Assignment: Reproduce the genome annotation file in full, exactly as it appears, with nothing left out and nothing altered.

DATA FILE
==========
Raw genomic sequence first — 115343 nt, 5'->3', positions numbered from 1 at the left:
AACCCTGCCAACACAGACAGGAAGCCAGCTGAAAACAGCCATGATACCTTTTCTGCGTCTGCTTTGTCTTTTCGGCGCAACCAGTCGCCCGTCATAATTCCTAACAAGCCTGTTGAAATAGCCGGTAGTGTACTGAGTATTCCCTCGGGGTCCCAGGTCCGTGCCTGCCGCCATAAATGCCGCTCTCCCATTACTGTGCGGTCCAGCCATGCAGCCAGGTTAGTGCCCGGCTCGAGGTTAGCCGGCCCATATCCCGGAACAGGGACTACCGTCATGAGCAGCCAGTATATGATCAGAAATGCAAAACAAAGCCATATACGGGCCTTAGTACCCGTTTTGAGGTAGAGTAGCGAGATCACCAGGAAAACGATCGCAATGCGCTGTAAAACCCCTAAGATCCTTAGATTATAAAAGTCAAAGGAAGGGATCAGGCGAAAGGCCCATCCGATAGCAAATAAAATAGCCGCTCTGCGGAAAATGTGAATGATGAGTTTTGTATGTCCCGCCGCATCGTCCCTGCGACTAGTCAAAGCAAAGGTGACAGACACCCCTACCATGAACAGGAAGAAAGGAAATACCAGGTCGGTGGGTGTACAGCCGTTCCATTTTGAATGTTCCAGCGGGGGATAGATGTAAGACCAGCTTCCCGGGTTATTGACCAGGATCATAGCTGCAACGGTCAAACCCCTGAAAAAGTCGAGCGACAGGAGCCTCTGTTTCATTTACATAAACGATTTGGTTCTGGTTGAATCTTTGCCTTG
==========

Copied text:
Raw genomic sequence first — 115343 nt, 5'->3', positions numbered from 1 at the left:
AACCCTGCCAACACAGACAGGAAGCCAGCTGAAAACAGCCATGATACCTTTTCTGCGTCTGCTTTGTCTTTTCGGCGCAACCAGTCGCCCGTCATAATTCCTAACAAGCCTGTTGAAATAGCCGGTAGTGTACTGAGTATTCCCTCGGGGTCCCAGGTCCGTGCCTGCCGCCATAAATGCCGCTCTCCCATTACTGTGCGGTCCAGCCATGCAGCCAGGTTAGTGCCCGGCTCGAGGTTAGCCGGCCCATATCCCGGAACAGGGACTACCGTCATGAGCAGCCAGTATATGATCAGAAATGCAAAACAAAGCCATATACGGGCCTTAGTACCCGTTTTGAGGTAGAGTAGCGAGATCACCAGGAAAACGATCGCAATGCGCTGTAAAACCCCTAAGATCCTTAGATTATAAAAGTCAAAGGAAGGGATCAGGCGAAAGGCCCATCCGATAGCAAATAAAATAGCCGCTCTGCGGAAAATGTGAATGATGAGTTTTGTATGTCCCGCCGCATCGTCCCTGCGACTAGTCAAAGCAAAGGTGACAGACACCCCTACCATGAACAGGAAGAAAGGAAATACCAGGTCGGTGGGTGTACAGCCGTTCCATTTTGAATGTTCCAGCGGGGGATAGATGTAAGACCAGCTTCCCGGGTTATTGACCAGGATCATAGCTGCAACGGTCAAACCCCTGAAAAAGTCGAGCGACAGGAGCCTCTGTTTCATTTACATAAACGATTTGGTTCTGGTTGAATCTTTGCCTTG